Recently, I was looking at home security systems. Not that I really feel I need one, but two of my neighbors just got them. So in the interest of not being the only house on the block without one, I started looking around.
What I found was something that's remarkably similar to the equipment financing industry. In the case of the security system, it was "the low price had a lot of conditions", compared to equipment financing's "the lowest rate isn't always the best deal." Fortunately, for the security system, the discrepancy was easy to spot. Let me expand.
One security company had a low monthly monitoring rate, and a "free" system. But the "free" system was woefully inadequate (probably about as effective as the car alarm that everyone ignores), and the low price disappeared once you built an acceptable system.
Again, easy-peasy to spot. Now if only the equipment financing industry was as simple.
Here's the reason – in equipment financing, "the rate" is the only thing most people pay attention to. And on the surface, that's not strange. After all, if you take two loans, and assume the down payment and term length are the same on each, then the lowest rate is going to be the better deal in a straight "which one is less money" sense.
But it's the "other stuff" – the stuff buried in the fine print – that kills you. Let's take a typical low rate bank loan as an example.
The bank loan will have a great rate. But here's what they will also have:
• A big bad Blanket Lien on all of your company's stuff will definitely be in the fine print. Even assets not related to the loan will be under this blanket lien. Want to sell an unrelated piece of equipment next year? Bzzzt – nope, you can't without the bank's permission. And they aren't all that keen on granting permission.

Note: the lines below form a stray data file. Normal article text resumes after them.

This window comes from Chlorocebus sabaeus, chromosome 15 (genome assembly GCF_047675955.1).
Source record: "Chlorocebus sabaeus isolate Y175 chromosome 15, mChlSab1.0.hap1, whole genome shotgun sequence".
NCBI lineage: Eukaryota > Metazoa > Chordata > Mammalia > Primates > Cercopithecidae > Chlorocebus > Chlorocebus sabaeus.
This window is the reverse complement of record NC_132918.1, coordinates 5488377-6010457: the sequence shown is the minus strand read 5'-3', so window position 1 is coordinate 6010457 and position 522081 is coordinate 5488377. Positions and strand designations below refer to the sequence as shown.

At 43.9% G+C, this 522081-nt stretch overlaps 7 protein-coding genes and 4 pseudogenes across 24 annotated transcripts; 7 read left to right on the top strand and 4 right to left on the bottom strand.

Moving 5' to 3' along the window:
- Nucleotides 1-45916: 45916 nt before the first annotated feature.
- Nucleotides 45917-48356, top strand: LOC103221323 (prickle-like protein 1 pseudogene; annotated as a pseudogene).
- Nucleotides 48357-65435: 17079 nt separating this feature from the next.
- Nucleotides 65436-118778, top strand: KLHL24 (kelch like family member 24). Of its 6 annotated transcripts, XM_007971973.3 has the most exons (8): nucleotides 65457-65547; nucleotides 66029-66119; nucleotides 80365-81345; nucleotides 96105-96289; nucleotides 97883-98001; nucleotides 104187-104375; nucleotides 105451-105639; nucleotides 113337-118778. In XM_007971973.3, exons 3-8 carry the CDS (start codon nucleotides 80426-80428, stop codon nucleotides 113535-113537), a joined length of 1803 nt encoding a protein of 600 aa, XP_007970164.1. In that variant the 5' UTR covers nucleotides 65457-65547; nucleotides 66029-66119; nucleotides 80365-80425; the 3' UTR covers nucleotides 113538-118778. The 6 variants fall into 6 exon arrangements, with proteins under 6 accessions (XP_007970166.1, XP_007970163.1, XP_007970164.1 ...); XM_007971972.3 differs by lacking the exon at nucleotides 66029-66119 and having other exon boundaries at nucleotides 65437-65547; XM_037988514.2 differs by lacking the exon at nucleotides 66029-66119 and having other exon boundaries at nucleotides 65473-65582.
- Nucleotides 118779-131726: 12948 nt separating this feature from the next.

• This blanket lien will also cover NEW assets obtained after the loan. This could actually hurt your chances of acquiring further equipment, even from another lender. This is because most lenders will want to use the equipment itself as collateral (this is perfectly normal and reasonable). But a lender may balk if they must be second in line.
• You will need to keep a minimum balance on account with the bank. Sometimes as much as 80% of the loan. Errr, so if you need to keep 80% of loan in the bank that gave you the loan, just who's money are you really borrowing?
• You'll need to requalify for the loan every year. So don't have a bad year, or even a slow quarter.
• You won't be able to get more money later if you need it. Something breaks and you need a replacement right away? The bank may not be able to help.
These covenants are no joke, and can literally paralyze a company's financial flexibility. I have seen it time and time again.
Now, what if I told you that if you can accept a point or two higher on the rate, you could eliminate all of the above? That's what you get with a reputable equipment financing company. You'll still get a competitive rate, but zero restrictive covenants. PLUS, you'll get a much easier "no forms" application process for most loans, faster approvals, and the equipment financing company will also happily add to your deal later if the need for more equipment comes up.
Basically, a good equipment financing company will loan you the money for equipment, and as long as you pay it back, we'll leave you (and your other assets) alone. Because that makes for good business all the way around.
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